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Is there a way to tell the interactive Python shell to preserve its history of executed commands between sessions?

While a session is running, after commands have been executed, I can arrow up and access said commands, I'm just wondering if there is some way for a certain number of these commands to be saved until the next time I use the Python shell.

This would be very useful since I find myself reusing commands in a session, that I used at the end of the last session.

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possible duplicate of How to save a Python interactive session? –  brandizzi Dec 1 '14 at 13:13

2 Answers 2

up vote 9 down vote accepted

Sure you can, with a small startup script. From Interactive Input Editing and History Substitution in the python tutorial:

# Add auto-completion and a stored history file of commands to your Python
# interactive interpreter. Requires Python 2.0+, readline. Autocomplete is
# bound to the Esc key by default (you can change it - see readline docs).
# Store the file in ~/.pystartup, and set an environment variable to point
# to it:  "export PYTHONSTARTUP=~/.pystartup" in bash.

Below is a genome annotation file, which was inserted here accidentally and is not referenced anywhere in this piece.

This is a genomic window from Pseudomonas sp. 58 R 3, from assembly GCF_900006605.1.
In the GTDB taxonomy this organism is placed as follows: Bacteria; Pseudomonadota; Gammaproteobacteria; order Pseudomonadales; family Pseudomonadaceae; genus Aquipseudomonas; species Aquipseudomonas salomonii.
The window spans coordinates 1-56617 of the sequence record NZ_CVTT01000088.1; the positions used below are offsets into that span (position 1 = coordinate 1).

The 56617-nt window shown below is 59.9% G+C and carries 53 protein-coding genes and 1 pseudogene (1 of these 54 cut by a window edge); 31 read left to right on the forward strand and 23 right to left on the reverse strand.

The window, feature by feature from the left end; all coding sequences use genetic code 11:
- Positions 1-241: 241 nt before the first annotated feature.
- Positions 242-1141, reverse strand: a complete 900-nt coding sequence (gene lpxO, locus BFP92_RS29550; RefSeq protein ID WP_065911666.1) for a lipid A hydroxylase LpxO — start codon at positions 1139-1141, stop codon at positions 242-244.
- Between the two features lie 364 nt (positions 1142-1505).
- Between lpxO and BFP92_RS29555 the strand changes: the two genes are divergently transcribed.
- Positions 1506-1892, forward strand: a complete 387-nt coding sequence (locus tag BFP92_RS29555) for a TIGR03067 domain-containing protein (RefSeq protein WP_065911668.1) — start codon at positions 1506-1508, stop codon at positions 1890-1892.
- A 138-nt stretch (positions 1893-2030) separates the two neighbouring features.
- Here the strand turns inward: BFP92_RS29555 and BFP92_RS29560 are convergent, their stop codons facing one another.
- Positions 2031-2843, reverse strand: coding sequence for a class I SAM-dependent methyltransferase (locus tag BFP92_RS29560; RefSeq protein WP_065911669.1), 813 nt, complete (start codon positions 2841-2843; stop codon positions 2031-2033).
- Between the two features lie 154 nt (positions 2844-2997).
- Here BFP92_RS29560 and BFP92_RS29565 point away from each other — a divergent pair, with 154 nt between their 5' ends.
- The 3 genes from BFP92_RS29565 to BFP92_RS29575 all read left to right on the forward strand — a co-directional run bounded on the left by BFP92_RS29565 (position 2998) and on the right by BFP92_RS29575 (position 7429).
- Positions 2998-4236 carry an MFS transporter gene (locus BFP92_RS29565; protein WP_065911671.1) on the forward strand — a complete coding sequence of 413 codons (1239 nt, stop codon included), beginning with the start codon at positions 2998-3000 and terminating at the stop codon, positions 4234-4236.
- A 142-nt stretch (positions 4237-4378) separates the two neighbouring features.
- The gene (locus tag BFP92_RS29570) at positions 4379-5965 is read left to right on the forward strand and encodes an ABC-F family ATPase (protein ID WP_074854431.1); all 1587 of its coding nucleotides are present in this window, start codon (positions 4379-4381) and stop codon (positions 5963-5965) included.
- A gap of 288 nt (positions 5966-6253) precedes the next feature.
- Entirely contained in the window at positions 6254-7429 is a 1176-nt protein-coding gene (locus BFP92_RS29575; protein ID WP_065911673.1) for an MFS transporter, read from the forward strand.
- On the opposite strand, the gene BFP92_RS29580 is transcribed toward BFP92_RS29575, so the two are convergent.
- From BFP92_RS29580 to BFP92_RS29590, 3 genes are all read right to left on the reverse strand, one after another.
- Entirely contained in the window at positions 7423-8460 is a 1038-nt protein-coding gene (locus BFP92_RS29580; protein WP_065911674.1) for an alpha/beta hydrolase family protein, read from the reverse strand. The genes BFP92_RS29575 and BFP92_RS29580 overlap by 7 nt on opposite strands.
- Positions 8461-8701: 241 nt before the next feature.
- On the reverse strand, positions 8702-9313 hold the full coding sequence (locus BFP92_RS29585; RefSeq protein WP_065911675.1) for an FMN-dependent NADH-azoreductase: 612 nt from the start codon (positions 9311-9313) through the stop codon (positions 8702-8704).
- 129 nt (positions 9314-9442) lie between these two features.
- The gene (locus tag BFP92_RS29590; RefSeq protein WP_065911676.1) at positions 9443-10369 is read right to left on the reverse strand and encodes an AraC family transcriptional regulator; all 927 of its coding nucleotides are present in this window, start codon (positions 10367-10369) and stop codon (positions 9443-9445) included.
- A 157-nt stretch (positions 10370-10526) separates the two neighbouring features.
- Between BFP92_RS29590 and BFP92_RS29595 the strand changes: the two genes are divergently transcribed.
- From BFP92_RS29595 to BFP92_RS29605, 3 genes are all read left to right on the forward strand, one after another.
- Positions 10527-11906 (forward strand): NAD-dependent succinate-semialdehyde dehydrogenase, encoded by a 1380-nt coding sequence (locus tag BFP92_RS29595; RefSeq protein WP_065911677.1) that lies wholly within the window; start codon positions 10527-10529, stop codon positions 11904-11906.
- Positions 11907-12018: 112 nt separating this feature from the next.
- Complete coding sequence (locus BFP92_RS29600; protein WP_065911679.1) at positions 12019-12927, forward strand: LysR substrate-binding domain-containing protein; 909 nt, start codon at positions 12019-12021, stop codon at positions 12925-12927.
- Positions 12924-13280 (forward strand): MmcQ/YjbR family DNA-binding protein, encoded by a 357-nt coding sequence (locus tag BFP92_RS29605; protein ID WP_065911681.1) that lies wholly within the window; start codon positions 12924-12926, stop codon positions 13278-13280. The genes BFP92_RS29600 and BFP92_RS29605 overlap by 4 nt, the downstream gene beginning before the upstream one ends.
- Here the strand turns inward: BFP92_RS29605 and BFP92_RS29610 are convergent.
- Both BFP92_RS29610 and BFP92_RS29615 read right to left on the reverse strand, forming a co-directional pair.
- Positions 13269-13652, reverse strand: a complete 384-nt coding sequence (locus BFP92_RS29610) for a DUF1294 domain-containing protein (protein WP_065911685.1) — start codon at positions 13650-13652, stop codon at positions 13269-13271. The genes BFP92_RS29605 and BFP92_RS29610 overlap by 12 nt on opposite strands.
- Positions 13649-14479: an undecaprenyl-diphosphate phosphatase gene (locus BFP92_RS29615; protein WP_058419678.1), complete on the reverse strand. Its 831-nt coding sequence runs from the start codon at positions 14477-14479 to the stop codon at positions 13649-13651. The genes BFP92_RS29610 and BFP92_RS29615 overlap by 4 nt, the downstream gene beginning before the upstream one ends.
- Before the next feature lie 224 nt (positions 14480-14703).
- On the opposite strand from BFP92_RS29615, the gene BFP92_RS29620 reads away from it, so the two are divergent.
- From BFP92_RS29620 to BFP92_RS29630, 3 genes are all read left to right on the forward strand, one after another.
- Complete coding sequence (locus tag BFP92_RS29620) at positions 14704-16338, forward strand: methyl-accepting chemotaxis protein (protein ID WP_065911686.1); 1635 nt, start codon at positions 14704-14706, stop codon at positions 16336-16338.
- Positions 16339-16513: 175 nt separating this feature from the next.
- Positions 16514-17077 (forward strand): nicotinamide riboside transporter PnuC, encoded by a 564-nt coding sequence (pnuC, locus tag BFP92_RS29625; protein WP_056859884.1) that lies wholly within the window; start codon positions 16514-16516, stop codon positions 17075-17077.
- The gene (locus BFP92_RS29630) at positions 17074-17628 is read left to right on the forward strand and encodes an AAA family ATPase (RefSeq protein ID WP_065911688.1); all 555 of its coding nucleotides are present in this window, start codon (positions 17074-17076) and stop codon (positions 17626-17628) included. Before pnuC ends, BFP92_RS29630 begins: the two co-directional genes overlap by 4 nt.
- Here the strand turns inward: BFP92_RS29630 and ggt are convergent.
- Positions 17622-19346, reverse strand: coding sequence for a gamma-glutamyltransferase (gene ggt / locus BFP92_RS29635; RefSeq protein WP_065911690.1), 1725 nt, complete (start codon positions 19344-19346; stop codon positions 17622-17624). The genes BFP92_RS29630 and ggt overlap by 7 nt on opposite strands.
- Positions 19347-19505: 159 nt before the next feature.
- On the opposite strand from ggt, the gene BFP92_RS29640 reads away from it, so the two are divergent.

import atexit
import os
import readline
import rlcompleter

historyPath = os.path.expanduser("~/.pyhistory")

def save_history(historyPath=historyPath):
    import readline

if os.path.exists(historyPath):

del os, atexit, readline, rlcompleter, save_history, historyPath

From Python 3.4 onwards, the interactive interpreter supports autocompletion and history out of the box:

Tab-completion is now enabled by default in the interactive interpreter on systems that support readline. History is also enabled by default, and is written to (and read from) the file ~/.python-history.

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Thank you, this is what I was looking for! –  mjgpy3 Sep 8 '12 at 21:08

Use IPython.

You should, anyway, because it's awesome: persistent command history is just one of the many many ways it's better than the stock Python shell.

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Extra awesome: I just noticed it has Python 3 support now! –  delnan Sep 8 '12 at 20:48

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